Former US President Bill Clinton and his daughter, Chelsea Clinton, are in Kenya on behalf of the Clinton Foundation for a visit of charity projects around the country that are run by the foundation.During her visit to Kenya’s Mbagathi District Hospital Friday Morning, Chelsea praised the work of the hospital’s maternity unit.The maternal program of the hospital is supported by the Clinton Foundation.Over the weekend they are expected to focus on issues to do with investing in women and also empowering them. They will also address matters of climate change.Mr Clinton and his daughter started their nine day tour in Tanzania, which will also taken them to Liberia and Morocco.Some of the projects that are run by the Clinton Foundation in Tanzania include commercial farm projects that partners with thousands of neighboring smallholder farmers to provide training and seeds for corn and soy crops.Clinton was accompanied by an entourage of donors, whose plan is to visit projects funded by the Clinton Development Initiative to boost agriculture, health, education and wildlife conservation. Bill Clinton on arrival in Kenya
GREENSBURG, Ind. — The Greensburg Prevention Group is asking adults within the city limits to complete a Community Perception Survey.The group will use the survey responses to determine what the city’s worst substance abuse issues are and how to address them.Survey questions include topics such as alcohol, prescription drugs, marijuana, heroin, and underage consumption.The Greensburg Prevention Group would like to receive 300 responses by April 30.
Girls Area Softball Sectional Scores.Tuesday (5-23)Class 1A-Sectional 60 @ Rising Sun.Hauser 10 South Decatur 0Oldenburg 16 Shawe Memorial 0Class 2A-Sectional 45 @ Switz. County.SW-Hanover 12 North Decatur 0Milan 12 Switzerland County 1Class 3A-Sectional 29 @ Madison.Connersville 8 Greensburg 7Franklin County 4 Lawrenceburg 1Class 4A-Sectional 14 @ Bloomington North.Bloomington North 4 East Central 0Bloomington South 8 Columbus North 0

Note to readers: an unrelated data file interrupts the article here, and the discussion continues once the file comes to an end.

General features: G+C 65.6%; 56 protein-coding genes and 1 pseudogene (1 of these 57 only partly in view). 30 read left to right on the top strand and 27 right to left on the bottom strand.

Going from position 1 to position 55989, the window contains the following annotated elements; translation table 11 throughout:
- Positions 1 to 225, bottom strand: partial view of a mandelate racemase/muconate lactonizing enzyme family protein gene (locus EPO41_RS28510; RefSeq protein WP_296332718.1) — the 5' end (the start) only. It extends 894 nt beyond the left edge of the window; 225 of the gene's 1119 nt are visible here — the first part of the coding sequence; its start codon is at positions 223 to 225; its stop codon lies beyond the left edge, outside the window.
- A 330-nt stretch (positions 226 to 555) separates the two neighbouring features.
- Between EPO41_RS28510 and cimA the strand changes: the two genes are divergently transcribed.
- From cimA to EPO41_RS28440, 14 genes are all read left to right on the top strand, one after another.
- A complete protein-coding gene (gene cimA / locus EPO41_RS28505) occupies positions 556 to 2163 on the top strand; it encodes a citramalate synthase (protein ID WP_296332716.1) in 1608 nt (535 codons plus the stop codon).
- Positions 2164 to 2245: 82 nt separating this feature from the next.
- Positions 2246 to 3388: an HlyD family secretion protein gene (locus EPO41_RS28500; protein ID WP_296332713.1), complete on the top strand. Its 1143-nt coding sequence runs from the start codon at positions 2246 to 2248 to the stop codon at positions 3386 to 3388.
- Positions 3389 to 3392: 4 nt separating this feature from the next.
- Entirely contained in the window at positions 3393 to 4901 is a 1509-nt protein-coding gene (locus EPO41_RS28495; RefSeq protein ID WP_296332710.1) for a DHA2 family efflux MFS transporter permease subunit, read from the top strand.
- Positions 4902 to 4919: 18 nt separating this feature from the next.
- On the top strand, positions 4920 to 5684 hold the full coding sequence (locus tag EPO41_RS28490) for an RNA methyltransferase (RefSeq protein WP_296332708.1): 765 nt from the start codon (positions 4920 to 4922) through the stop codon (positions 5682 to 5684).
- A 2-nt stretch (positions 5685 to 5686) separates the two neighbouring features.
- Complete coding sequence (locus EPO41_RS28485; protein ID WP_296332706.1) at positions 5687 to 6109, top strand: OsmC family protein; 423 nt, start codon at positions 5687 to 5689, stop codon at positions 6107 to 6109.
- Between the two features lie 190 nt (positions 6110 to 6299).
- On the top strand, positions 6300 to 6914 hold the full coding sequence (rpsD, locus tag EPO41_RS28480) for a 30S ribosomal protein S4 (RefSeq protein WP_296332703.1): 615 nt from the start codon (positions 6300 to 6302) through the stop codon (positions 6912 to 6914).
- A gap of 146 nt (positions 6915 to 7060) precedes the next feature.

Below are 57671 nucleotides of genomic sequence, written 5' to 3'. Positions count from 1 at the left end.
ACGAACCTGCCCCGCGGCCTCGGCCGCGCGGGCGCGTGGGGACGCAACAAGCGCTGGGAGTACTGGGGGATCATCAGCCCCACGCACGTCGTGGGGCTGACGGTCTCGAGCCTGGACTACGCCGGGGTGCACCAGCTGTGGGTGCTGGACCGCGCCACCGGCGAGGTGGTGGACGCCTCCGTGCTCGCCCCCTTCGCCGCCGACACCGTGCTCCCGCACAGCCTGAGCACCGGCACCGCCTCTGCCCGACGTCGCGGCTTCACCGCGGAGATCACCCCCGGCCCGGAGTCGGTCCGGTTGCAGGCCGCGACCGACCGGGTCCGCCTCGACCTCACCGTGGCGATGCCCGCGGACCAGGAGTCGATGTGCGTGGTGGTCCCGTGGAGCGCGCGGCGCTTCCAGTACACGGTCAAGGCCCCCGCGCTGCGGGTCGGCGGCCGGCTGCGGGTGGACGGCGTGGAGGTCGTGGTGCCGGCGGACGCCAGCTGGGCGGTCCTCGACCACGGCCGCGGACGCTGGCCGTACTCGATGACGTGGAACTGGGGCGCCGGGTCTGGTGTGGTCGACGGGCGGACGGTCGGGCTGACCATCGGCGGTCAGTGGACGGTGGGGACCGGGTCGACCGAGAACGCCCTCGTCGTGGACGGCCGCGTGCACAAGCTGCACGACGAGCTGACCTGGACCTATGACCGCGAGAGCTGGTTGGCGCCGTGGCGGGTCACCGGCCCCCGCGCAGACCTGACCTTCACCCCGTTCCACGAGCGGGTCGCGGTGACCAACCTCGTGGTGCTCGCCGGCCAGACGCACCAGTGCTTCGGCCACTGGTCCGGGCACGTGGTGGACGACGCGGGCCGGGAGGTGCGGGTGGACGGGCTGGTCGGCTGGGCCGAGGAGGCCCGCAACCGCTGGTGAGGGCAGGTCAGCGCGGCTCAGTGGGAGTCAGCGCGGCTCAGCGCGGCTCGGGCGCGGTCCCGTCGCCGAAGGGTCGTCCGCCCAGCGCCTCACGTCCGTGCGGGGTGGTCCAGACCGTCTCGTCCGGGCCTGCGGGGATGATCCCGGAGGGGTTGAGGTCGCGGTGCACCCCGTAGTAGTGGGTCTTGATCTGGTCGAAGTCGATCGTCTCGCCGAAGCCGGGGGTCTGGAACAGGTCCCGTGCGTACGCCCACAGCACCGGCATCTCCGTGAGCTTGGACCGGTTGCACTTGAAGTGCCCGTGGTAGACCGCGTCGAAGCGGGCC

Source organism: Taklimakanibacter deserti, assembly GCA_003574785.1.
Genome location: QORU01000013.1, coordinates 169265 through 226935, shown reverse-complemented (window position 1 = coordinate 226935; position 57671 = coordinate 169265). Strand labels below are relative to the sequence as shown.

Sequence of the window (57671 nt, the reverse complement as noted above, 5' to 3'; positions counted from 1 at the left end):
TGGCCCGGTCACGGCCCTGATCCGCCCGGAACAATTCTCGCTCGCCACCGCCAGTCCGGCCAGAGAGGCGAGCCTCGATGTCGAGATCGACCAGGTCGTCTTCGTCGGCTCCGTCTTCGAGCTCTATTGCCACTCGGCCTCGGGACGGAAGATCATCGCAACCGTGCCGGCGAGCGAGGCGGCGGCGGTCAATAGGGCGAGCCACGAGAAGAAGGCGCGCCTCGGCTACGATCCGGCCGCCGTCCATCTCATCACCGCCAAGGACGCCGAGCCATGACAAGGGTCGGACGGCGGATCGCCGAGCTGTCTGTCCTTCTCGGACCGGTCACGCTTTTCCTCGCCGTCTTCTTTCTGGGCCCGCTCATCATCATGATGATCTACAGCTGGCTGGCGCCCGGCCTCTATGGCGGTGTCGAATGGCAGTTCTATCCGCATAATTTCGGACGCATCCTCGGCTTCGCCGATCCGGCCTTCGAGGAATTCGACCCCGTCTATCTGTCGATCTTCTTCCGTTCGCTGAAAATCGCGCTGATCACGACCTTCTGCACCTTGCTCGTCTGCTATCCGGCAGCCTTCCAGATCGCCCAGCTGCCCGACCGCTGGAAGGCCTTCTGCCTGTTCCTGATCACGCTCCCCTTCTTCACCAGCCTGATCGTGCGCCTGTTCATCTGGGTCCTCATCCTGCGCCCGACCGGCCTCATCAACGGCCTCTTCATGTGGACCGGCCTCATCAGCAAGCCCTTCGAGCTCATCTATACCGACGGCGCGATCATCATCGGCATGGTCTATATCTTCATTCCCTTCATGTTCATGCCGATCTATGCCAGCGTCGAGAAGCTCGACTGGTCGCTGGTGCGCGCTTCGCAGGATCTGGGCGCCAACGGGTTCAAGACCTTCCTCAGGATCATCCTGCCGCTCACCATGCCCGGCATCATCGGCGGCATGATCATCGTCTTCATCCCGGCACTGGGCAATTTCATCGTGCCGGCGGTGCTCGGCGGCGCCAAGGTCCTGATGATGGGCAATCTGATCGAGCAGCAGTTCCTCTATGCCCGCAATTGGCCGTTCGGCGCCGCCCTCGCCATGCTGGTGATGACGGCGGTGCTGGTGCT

Batesville, In. — The Big Four Café restaurant will continue operations under the ownership/management of Chef Devin Murchin, who is relocating to Batesville from Las Vegas where he was a chef at Caesars Palace reports spokeswoman Mary Ellen Rippe. “A seamless transition to Chef Devin will take place by the end of February” she adds. Breakfast and lunch will continue to be served with an all new menu that takes advantage of local, fresh infused ingredients and provides patrons with more choices for everyday and seasonal favorites. Devin is returning home to Batesville where he graduated from Batesville High School in 1998. Utilizing his experience from Caesars, where thousands of meals were served every day, combined with his creative culinary skills learned from Johnson and Wales, will bring a fresh foodie experience to diners.“I’m excited to be returning to Batesville with my family and becoming a part of this community” states Devin. “I look forward to sharing my 25 years of experience and extensive training in Italian, French, Mexican, Asian, Mediterranean and Eastern European Cuisine with our guests”.Located in the heart of downtown Batesville, the Big Four Café is on the historic RomWeber Campus at 121 S. Depot Street. Hours of operation will not change with food service beginning from 7:00 am to 2:00 pm Monday through Friday and from 7:00 am to 1:00 pm Saturday and Sunday. For more information visit the website at www.bigfourcafe.com.